U.K. Seen Winning Premium in World’s Biggest Green Bond Sale

Investors see the U.K. achieving lower borrowing costs through green bonds, after the government laid out plans for the world’s largest sale of such debt to fund projects from hydrogen power to flood defences.

Britain’s new framework comes ahead of planned green bond sales of at least 15 billion pounds ($20.7 billion) this fiscal year. That’s probably the most ambitious green sovereign bond plan of any major country, U.K. Chancellor of the Exchequer Rishi Sunak told Bloomberg TV.

It “will certainly be the largest,” Sunak said in an interview Thursday. “There are features about our reporting which are unique,” he added, referring to the rulebook published on Wednesday.

That lays out how the funds can be used, including for spending on zero-emission buses, wind and solar power, and carbon capture. The government will also report on the social benefits of projects, including job creation, an element not normally included for green bonds that should appeal to ethically-focused funds.

U.K. Seen Winning Premium in World’s Biggest Green Bond Sale

There will likely be strong demand for the green gilts, particularly since the largest U.K. pensions will be required to consider climate change in their strategies by law from October, according to RBC Europe. That may mean lower initial yields for investors but funds should expect better returns as the bonds rally, said Kerrin Rosenberg, the chief executive at Cardano U.K., which specializes in pensions risk and investment.

“Demand for green gilts will increase further causing outsized price appreciation,” said Rosenberg. “Green gilts could also potentially offer a better risk-reward trade as the volatility of the bonds may be lower in the future than their conventional equivalent, due to the holding pattern of investors in green compared to traditional bonds.”

A wave of money into environmental assets has led many green bonds to trade at a premium to conventional debt, or a so-called greenium. That’s spurred a rush by borrowers, leading policy makers to create a plethora of rulebooks to try to regulate a market now worth over $3 trillion. So far the biggest sovereign sale has been by Italy this year, at 8.5 billion euros ($10.1 billion), while France is the top issuer overall.

Britain is a relatively late entrant to the market for ethical debt, though it’s seeking to make post-Brexit London a hub for green finance. The U.K.’s regulations will rival those of the European Union, which will release its own green bond standards next week. The global push for rules comes amid increasing investor concerns over greenwashing -- where borrowers overstate the environmental benefits.

Exclusions from the U.K.’s framework include nuclear power, large-scale hydroelectric plants, ethanol-powered vehicles and the palm oil industry -- all controversial sectors and decisions likely to be welcomed by environmentalists. Tree-planting and peatland restoration will be supported.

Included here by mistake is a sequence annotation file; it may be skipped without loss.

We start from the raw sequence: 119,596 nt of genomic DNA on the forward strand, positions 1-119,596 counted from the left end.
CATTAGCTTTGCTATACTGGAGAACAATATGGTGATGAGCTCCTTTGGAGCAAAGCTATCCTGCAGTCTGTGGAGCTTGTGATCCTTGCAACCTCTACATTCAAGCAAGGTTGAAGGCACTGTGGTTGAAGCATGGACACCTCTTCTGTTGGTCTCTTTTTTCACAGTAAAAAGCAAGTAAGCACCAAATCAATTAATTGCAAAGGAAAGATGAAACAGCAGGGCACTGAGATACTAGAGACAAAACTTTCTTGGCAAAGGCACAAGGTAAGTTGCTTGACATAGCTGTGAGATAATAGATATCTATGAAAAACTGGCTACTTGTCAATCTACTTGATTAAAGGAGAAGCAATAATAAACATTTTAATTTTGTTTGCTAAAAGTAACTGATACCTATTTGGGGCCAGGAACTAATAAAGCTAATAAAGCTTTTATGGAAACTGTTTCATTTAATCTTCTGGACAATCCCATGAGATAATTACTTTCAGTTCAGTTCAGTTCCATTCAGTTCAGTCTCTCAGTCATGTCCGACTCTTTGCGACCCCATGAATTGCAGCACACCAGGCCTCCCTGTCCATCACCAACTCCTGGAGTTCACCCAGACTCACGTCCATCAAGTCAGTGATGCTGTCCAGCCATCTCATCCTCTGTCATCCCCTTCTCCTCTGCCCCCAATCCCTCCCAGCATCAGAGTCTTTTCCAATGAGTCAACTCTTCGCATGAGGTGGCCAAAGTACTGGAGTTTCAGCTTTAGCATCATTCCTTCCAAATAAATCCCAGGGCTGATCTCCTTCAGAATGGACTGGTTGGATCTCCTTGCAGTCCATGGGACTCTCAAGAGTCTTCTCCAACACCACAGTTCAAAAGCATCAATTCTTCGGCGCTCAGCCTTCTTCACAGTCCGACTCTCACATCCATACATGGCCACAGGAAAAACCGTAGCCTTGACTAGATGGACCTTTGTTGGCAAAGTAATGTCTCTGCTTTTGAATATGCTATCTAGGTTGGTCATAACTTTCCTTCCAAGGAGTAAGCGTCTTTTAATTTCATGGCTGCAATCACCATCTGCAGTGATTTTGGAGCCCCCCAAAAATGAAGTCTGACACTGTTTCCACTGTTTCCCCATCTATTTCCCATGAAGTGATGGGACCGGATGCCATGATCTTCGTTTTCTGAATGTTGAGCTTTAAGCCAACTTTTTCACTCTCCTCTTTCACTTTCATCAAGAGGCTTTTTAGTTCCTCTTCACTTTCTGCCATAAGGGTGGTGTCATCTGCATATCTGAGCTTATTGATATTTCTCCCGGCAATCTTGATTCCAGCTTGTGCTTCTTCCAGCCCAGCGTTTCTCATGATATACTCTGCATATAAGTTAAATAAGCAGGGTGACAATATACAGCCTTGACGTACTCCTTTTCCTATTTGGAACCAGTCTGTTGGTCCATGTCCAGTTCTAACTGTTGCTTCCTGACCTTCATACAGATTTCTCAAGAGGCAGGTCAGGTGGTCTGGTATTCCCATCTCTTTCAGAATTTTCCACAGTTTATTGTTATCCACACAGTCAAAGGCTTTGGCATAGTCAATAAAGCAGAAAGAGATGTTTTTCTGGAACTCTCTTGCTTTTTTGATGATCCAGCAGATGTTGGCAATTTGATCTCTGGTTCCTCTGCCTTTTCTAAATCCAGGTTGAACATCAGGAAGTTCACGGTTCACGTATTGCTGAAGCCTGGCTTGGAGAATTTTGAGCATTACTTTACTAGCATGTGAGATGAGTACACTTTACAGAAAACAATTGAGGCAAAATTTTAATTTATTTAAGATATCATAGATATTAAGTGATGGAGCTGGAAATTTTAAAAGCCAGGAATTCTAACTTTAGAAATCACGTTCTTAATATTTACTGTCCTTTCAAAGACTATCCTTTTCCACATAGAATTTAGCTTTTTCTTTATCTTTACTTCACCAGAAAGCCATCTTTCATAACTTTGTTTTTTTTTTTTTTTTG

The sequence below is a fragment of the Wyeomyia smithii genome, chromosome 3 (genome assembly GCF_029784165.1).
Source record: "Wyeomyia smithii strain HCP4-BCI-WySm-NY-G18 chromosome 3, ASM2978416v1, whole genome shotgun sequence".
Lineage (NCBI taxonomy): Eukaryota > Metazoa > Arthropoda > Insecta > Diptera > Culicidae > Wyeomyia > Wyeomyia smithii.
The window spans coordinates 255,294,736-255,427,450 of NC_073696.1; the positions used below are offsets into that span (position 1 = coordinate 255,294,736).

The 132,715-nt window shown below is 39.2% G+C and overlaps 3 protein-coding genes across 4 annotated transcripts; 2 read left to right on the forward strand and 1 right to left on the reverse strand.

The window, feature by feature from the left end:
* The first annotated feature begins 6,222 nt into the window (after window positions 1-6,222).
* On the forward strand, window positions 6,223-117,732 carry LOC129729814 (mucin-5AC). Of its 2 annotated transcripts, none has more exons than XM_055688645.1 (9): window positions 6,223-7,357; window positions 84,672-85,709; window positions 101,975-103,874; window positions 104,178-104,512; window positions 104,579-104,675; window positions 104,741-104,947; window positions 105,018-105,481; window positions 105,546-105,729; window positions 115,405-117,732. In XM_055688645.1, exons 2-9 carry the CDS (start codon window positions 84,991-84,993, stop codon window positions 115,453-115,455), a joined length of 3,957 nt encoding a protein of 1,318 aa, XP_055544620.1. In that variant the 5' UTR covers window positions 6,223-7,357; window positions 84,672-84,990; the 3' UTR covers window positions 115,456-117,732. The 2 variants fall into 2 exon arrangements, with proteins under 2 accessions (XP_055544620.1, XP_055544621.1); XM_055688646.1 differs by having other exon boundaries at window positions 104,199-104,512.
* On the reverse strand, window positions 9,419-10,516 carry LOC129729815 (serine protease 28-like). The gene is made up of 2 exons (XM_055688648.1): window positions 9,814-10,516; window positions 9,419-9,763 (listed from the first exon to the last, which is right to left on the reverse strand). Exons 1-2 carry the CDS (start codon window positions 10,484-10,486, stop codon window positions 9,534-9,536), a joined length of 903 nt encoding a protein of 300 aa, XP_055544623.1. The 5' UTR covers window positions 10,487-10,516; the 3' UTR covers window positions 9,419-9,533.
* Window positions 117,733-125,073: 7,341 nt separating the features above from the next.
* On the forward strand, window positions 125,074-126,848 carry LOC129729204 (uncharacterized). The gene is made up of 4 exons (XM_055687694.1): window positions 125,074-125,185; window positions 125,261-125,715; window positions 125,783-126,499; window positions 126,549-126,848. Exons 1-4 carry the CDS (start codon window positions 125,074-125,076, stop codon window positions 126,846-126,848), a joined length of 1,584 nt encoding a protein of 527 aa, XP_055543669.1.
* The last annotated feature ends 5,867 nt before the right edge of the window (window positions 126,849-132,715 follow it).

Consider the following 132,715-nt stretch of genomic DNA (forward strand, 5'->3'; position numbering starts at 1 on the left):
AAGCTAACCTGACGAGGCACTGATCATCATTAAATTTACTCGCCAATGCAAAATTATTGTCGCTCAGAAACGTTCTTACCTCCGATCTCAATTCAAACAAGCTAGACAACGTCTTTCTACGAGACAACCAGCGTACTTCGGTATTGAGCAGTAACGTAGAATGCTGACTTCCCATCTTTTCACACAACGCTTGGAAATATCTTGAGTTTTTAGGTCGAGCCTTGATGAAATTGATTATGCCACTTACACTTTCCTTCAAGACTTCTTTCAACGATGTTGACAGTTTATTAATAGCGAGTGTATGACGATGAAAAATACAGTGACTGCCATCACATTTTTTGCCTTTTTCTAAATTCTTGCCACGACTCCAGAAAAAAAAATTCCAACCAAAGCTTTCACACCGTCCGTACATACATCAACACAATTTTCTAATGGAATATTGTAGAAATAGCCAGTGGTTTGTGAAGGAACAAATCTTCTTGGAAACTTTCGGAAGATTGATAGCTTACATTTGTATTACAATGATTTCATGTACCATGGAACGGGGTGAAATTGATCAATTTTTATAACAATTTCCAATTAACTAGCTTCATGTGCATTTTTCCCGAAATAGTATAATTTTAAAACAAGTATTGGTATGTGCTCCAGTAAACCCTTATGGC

“The Green Financing Framework’s commitment to report on social co-benefits such as job creation and support for SMEs has the potential to help level up regional inequalities in the U.K. alongside supporting the government’s green agenda,” said Sarah Gordon, chief executive of the Impact Investing Institute, which advises the government on green bonds.

‘All Talk’

The plans marry two of Prime Minister Boris Johnson’s key focus areas as he seeks to carve out a post-Brexit role: putting the U.K. at the forefront of the global fight against climate change, and ensuring the country retains its leadership in financial markets by developing new products.

The new debt framework will also enable retail investors to help fund environmental projects, with a green bond to be offered by National Savings and Investments, the country’s state-owned savings bank. The Treasury and Debt Management Office will speak to investors on the new rules on Friday, with the inaugural green bond sale expected in September.

The plans drew initial approval from a new breed of companies providing second opinions on green debt. Vigeo Eiris, an affiliate of Moody’s ESG Solutions, said the framework aligns with nine United Nations Sustainable Development Goals and should help the U.K. achieve its environmental commitments and goals.

Carbon Trust, an independent advisory group, said it’s confident that the government’s green financing program will contribute to achieving net-zero emissions by 2050. Still, it recommends ongoing tracking to ensure this continues to be the case.

Johnson’s government is being scrutinized for falling short on delivering policies for its goal to reach net zero, ahead of hosting a key round of UN climate talks in Glasgow in November.

“There’s a real danger this green bonds announcement is all talk and no action,” said opposition lawmaker and shadow chief secretary to the Treasury Bridget Phillipson. “We need far more details and a watertight guarantee that these bonds are spent properly on the green jobs and initiatives that will curb climate breakdown.”

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